Deep Learning (DL) is used in digital image processing to solve difficult problems (e.g., image colorization, classification, segmentation, and detection). Deep learning methods like Convolutional Neural Networks (CNNs) have pushed the boundaries of what is possible by improving prediction performance using big data and abundant computing resources.
DL is a subset of machine learning. Artificial Neural Networks (ANNs), a computing paradigm inspired by the functioning of the human brain, are at the heart of Deep Learning. It comprises many computing cells, or ‘neurons,’ that perform a simple operation and interact with one another to make a decision, just like the human brain. Deep Learning is all about accurately, efficiently, and without supervision learning or ‘credit assignment’ across many neural network layers.
It is of recent interest due to enabling advancements in processing hardware. Self-organization and the exploitation of interactions between small units have proven to perform better than central control, particularly for complex non-linear process models. Better fault tolerance and adaptability to new data are achievable.
Is DL causing traditional Computer Vision (CV) techniques to become obsolete? Has deep learning displaced traditional computer vision? Is it still necessary to research traditional CV techniques when DL appears to be so effective? These are all questions brought up in the community in recent years. This post will provide a comparison of deep learning and traditional computer vision.
Advantages of Deep Learning
Rapid advances in deep learning and device capabilities, such as computing power, memory capacity, image sensor resolution, power consumption, and optics, have improved the performance and cost-effectiveness of vision-based applications, hastening their spread. DL allows CV engineers to achieve greater accuracy in image classification, semantic segmentation, object detection, and Simultaneous Localization and mapping compared to traditional CV techniques (SLAM). Because DL applications use trained rather than programmed neural networks. They often require less expert analysis and fine-tuning and can take advantage of the massive video data available in today’s systems. In contrast to more domain-specific CV algorithms, DL algorithms provide superior flexibility because CNN models and frameworks can be re-trained using a custom dataset for any use case.
We can compare the two types of computer vision algorithms using the problem of object detection on a mobile robot as an example: For object detection, the traditional approach is to use well-established CV techniques like feature descriptors (SIFT, SURF, BRIEF, and so on). Feature extraction was used for tasks like image classification before the advent of DL. Features are small “interesting,” descriptive, or informative patches in images. This step could involve a variety of CV algorithms, such as edge detection, corner detection, or threshold segmentation. Images are analyzed for as many features as possible, and these features are used to create a definition (known as a bag of words) for each object class. These definitions are searched for in other images during the deployment stage. When many features from one bag of words appear in another image, the image is classified as containing that particular object (i.e., chair, horse, etc.).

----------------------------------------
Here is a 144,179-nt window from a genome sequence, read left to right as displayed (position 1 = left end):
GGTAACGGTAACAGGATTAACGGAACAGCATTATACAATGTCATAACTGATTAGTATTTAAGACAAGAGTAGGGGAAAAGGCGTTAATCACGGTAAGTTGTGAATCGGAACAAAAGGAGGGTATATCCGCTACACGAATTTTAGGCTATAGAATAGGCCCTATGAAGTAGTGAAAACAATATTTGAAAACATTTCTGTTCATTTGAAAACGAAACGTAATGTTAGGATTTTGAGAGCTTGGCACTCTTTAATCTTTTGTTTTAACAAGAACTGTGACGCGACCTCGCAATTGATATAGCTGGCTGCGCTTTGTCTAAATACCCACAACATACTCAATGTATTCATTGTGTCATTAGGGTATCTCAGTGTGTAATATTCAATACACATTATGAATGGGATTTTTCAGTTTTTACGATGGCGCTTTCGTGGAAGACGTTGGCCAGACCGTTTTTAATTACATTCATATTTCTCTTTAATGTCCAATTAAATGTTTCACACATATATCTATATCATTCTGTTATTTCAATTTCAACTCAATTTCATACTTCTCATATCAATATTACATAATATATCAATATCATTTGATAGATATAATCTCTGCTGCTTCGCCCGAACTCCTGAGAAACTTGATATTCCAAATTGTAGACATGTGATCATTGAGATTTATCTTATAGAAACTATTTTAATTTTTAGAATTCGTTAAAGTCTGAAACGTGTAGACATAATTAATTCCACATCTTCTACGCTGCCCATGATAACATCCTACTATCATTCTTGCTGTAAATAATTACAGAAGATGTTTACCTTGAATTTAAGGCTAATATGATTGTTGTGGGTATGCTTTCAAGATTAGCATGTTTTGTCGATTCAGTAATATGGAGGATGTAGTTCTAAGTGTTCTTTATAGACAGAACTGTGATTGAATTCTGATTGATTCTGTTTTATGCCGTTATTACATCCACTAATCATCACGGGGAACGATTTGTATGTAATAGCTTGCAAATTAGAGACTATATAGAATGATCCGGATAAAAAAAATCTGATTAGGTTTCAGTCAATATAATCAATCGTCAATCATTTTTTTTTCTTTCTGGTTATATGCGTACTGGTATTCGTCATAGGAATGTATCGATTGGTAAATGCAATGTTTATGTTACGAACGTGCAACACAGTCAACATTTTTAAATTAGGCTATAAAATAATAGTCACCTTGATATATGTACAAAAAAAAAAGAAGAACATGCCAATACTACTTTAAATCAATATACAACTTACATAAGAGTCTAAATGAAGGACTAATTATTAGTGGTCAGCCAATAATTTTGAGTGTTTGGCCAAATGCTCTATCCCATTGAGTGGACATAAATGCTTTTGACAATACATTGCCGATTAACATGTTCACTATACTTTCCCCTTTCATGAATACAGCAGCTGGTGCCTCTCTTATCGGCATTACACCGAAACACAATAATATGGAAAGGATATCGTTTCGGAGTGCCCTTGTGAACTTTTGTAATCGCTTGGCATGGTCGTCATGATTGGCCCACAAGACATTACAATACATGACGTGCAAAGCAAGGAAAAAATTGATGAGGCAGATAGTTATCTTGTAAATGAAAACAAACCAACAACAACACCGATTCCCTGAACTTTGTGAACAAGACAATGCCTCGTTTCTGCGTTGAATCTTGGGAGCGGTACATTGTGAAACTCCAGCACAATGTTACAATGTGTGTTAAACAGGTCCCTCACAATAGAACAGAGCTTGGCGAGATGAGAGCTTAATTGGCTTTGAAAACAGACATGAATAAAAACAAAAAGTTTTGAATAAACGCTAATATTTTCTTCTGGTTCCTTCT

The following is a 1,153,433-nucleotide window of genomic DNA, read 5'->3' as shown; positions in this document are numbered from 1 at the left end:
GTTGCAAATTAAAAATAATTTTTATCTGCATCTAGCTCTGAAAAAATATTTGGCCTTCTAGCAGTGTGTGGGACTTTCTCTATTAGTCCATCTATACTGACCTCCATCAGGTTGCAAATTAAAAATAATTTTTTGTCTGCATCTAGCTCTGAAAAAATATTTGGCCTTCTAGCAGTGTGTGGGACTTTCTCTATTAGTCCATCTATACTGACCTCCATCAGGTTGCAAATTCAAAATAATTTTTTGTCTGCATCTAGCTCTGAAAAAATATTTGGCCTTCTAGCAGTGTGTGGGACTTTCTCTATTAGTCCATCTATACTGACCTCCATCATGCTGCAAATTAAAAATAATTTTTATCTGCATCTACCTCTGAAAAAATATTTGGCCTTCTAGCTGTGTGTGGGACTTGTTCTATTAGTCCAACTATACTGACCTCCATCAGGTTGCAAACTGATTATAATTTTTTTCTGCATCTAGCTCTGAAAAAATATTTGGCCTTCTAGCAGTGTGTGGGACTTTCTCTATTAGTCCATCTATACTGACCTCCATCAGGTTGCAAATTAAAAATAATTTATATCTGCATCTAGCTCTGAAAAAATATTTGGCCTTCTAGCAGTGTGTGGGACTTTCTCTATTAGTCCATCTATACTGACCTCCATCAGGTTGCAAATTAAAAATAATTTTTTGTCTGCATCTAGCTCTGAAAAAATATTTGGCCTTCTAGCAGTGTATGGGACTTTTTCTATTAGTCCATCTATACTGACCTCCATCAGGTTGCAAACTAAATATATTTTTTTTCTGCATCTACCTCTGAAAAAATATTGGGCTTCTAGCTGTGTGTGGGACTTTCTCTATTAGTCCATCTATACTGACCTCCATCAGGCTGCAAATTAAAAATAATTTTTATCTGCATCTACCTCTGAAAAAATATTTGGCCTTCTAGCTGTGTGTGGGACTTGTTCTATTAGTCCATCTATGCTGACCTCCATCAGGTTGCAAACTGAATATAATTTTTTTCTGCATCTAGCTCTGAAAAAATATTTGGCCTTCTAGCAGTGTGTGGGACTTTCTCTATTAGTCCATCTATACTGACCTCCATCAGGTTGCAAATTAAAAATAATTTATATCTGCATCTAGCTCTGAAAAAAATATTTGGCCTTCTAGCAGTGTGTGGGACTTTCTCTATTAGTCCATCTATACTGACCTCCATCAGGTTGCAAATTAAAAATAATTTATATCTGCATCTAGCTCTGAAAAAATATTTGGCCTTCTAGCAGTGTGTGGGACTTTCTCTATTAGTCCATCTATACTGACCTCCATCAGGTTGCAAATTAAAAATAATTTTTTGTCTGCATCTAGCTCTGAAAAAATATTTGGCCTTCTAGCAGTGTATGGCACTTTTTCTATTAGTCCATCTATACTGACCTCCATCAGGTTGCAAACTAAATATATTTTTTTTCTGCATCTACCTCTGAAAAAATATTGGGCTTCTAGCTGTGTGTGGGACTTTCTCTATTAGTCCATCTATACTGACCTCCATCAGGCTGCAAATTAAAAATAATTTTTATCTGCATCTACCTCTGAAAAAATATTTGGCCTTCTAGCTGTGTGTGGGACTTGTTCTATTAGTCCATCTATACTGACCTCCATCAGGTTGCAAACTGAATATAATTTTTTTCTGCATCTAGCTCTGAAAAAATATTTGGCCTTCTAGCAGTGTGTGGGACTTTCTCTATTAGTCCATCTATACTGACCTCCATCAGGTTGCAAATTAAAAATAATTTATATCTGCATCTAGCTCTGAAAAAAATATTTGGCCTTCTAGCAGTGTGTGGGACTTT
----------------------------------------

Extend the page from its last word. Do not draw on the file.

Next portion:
The problem with the traditional approach is that it requires deciding which features are important in each image. Feature extraction becomes increasingly difficult as the number of classes to classify grows. To determine which features best describe different classes of objects, the CV engineer must use his or her judgment and go through a lengthy trial and error process. Furthermore, each feature definition necessitates the management of numerous parameters, all of which the CV engineer must fine-tune. End-to-end learning was introduced by DL, in which the machine is simply given a dataset of images annotated with the classes of objects present in each image. Neural networks discover the underlying patterns in classes of images and automatically work out the most descriptive and salient features concerning each object’s specific object class when a DL model is ‘trained’ on the given data.
DNNs have long been known to outperform traditional algorithms, albeit with trade-offs in computing requirements and training time. With all state-of-the-art CV approaches using this methodology, the CV engineer’s workflow has changed dramatically, with knowledge and expertise in extracting hand-crafted features replaced by knowledge and expertise in iterating through deep learning architectures.
CNN development has had a huge impact on CV in recent years and is responsible for a significant increase in the ability to recognize objects. An increase in computing power and the amount of data available for training neural networks have enabled this surge in progress. The seminal paper ImageNet Classification with Deep Convolutional Neural Networks has been cited over 3000 times, indicating the recent explosion and widespread adoption of various deep-neural network architectures for CV.